When ideologically motivated bureaucrats exercise power over social media platforms to silence their political enemies and empower private corporations to curtail Americans’ free speech, many are rightly suspicious of further technological developments. Why celebrate AI and robotics if we can’t trust the people who control them? Agnieszka points again to technological breakthroughs that, yes, fundamentally reshaped societies and institutions, but also empowered individuals and communities.

Indeed, as Pilat remarked, “Print technology led to the Reformation and allowed people to read the Bible for themselves.” Today, brain-computer interfaces (BCIs) allow those with ALS or other diseases that cause a loss in motor function to communicate with caregivers and restore a measure of independence to their lives.

Encrypted communications allowed protestors in Hong Kong to defy the Chinese Communist Party (CCP) in 2020 and broadcast their moment outside the Great Firewall and maneuver within the technological police state. It is precisely because of her experience in Soviet Poland that Pilat believes the CCP will not be able to keep out all foreign sources of information or restrict it from within. “I am not scared of China. To build great technology needs free minds. Free minds cannot thrive in an oppressive system. I remember being in China and using encryption and private servers to talk without the government knowing.”

There is a strong sense, particularly on the American Right, that we are operating under our own technological surveillance state. Federal money has been funneled to censors at Stanford University and several NGOs for the purpose of researching and turning over data to the federal government about misinformation, disinformation, and propaganda.

The Twitter Files detailed how public health experts at Harvard, Stanford, and Oxford had their accounts restricted, limiting the number of people who saw their content. Most damning, the Twitter Files showed how the Biden campaign worked with Twitter to delete and suppress information harmful to their candidate. Yet, there have also been a proliferation of new encrypted apps like Rumble, Gab, and Signal. Substack has allowed individual journalists, students, and startup pundits to deliver content to audiences everywhere. New technology and other devices that haven’t left the drawing board yet will allow individuals to combat the tyranny of 21st century government oversight.

In many ways, the federal government has inherited the same problem the Soviet authorities had with cracking down on self-published and self-distributed underground literature known as samizdat. Shutting down one newspaper and dispersing its publishers would result in a new publication being founded overnight. The Soviets poured resources into engaging in samizdat whack-a-mole and miserably failed. Samizdat fostered new social networks and connected truth seekers with artists, writers, political dissidents, and friendly ears within the hostile regime.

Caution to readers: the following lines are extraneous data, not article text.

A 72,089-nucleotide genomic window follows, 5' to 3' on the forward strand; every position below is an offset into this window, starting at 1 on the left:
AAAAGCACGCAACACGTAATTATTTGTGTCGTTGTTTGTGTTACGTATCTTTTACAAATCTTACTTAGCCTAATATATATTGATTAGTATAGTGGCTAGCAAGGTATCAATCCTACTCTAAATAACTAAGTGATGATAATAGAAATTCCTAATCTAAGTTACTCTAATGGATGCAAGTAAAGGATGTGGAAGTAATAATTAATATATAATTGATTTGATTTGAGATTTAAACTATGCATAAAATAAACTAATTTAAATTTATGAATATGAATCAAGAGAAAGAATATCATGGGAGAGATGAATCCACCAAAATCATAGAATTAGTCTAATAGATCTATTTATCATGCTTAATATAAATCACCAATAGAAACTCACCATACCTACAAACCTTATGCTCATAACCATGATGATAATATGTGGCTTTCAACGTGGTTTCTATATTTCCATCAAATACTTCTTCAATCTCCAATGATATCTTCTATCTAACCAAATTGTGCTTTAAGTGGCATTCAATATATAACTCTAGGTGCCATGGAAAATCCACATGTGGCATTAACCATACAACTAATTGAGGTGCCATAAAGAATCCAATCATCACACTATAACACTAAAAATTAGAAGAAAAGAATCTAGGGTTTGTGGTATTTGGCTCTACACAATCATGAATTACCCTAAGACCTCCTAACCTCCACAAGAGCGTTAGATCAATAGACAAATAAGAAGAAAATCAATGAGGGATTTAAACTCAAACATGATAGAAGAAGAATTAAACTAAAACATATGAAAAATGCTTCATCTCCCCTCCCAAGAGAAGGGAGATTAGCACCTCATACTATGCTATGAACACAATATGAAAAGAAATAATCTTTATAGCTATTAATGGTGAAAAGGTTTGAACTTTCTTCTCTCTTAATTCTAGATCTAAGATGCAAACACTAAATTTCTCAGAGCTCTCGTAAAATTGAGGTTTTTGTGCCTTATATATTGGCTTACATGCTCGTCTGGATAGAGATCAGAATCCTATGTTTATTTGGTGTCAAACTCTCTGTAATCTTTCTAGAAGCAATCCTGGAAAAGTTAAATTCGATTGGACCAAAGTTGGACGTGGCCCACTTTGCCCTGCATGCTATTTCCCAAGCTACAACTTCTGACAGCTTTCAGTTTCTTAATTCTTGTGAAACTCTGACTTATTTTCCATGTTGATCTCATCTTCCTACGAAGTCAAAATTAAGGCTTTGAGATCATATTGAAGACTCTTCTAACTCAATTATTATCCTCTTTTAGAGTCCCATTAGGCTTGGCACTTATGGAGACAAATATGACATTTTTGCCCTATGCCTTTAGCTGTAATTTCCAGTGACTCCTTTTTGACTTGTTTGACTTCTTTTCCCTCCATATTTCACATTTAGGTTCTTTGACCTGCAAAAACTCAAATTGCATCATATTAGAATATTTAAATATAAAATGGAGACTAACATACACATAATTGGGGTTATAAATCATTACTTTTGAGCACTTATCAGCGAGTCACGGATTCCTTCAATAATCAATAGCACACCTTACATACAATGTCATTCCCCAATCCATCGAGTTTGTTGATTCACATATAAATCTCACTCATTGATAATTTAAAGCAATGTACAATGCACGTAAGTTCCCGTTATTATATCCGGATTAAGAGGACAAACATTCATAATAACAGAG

AI and robots can turbocharge American samizdat. For Agnieszka, technology itself is engineered toward empowering individuals, not government. Günter Schabowski’s mistaken answer regarding whether East Germans could cross into West Germany at a press conference of East Germany’s Politburo on November 9, 1989 triggered thousands of people to pour across the Berlin Wall’s checkpoints, “shattering the world of appearances, the fundamental pillar of the [Communist] system” as Havel wrote. That mass mobilization wouldn’t have been possible without the television. Agnieszka agrees as much: “I would argue the wall is an old technology, the radio went over the Iron Curtain and today’s technology will not allow the government to oppress anymore.”

Technology holds plenty of promise but also unease for the future. The seemingly inevitable march toward technological totalitarianism, however, seems not so inevitable if technological development is not guided by totalitarians. The painstaking training and troubleshooting Pilat undergoes with her robot students working on a canvas is a reflection of America’s need to foster technology responsibly.

Americans have gotten glimpses of the power of technology to shape our perceptions of reality, seeing its potential devastating consequences. But Agnieszka Pilat offers a more optimistic view of technology’s future impact on human society. The technological tool that Big Tech wields can also be brandished by humane writers, artists, and activists. Like Soviet Poland, oppressive regimes that attempt to put all technological power under the state are bound to be hollowed out by the samizdat of their day.

The American Mind presents a range of perspectives. Views are writers’ own and do not necessarily represent those of The Claremont Institute.

The American Mind is a publication of the Claremont Institute, a non-profit 501(c)(3) organization, dedicated to restoring the principles of the American Founding to their rightful, preeminent authority in our national life. Interested in supporting our work? Gifts to the Claremont Institute are tax-deductible.